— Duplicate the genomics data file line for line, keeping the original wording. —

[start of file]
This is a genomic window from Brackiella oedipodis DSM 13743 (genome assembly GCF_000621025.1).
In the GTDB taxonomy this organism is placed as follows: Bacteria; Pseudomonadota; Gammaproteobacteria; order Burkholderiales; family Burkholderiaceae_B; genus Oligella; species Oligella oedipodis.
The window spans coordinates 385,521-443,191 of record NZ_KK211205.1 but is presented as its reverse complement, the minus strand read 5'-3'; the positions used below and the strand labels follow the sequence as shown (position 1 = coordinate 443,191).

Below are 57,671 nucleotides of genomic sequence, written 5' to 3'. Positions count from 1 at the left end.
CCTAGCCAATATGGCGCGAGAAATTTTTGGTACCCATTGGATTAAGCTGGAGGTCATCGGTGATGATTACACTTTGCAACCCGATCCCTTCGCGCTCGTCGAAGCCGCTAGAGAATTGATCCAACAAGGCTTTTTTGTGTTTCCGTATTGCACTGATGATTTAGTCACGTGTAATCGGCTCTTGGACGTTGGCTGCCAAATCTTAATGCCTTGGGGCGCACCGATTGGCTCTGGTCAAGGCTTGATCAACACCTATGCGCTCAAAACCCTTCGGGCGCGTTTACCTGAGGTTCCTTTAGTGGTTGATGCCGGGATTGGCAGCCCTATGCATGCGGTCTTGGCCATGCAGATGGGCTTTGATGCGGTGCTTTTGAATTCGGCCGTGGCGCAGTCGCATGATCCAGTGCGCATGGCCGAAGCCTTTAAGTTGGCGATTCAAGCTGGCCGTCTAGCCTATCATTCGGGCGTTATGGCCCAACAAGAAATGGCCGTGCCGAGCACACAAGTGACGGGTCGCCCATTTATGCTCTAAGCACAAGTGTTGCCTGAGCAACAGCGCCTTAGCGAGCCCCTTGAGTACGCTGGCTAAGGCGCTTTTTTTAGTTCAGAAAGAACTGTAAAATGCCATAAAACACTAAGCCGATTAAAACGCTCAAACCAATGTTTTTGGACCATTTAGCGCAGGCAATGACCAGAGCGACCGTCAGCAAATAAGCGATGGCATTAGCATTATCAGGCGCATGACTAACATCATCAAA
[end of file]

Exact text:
This is a genomic window from Brackiella oedipodis DSM 13743 (genome assembly GCF_000621025.1).
In the GTDB taxonomy this organism is placed as follows: Bacteria; Pseudomonadota; Gammaproteobacteria; order Burkholderiales; family Burkholderiaceae_B; genus Oligella; species Oligella oedipodis.
The window spans coordinates 385,521-443,191 of record NZ_KK211205.1 but is presented as its reverse complement, the minus strand read 5'-3'; the positions used below and the strand labels follow the sequence as shown (position 1 = coordinate 443,191).

Below are 57,671 nucleotides of genomic sequence, written 5' to 3'. Positions count from 1 at the left end.
CCTAGCCAATATGGCGCGAGAAATTTTTGGTACCCATTGGATTAAGCTGGAGGTCATCGGTGATGATTACACTTTGCAACCCGATCCCTTCGCGCTCGTCGAAGCCGCTAGAGAATTGATCCAACAAGGCTTTTTTGTGTTTCCGTATTGCACTGATGATTTAGTCACGTGTAATCGGCTCTTGGACGTTGGCTGCCAAATCTTAATGCCTTGGGGCGCACCGATTGGCTCTGGTCAAGGCTTGATCAACACCTATGCGCTCAAAACCCTTCGGGCGCGTTTACCTGAGGTTCCTTTAGTGGTTGATGCCGGGATTGGCAGCCCTATGCATGCGGTCTTGGCCATGCAGATGGGCTTTGATGCGGTGCTTTTGAATTCGGCCGTGGCGCAGTCGCATGATCCAGTGCGCATGGCCGAAGCCTTTAAGTTGGCGATTCAAGCTGGCCGTCTAGCCTATCATTCGGGCGTTATGGCCCAACAAGAAATGGCCGTGCCGAGCACACAAGTGACGGGTCGCCCATTTATGCTCTAAGCACAAGTGTTGCCTGAGCAACAGCGCCTTAGCGAGCCCCTTGAGTACGCTGGCTAAGGCGCTTTTTTTAGTTCAGAAAGAACTGTAAAATGCCATAAAACACTAAGCCGATTAAAACGCTCAAACCAATGTTTTTGGACCATTTAGCGCAGGCAATGACCAGAGCGACCGTCAGCAAATAAGCGATGGCATTAGCATTATCAGGCGCATGACTAACATCATCAAA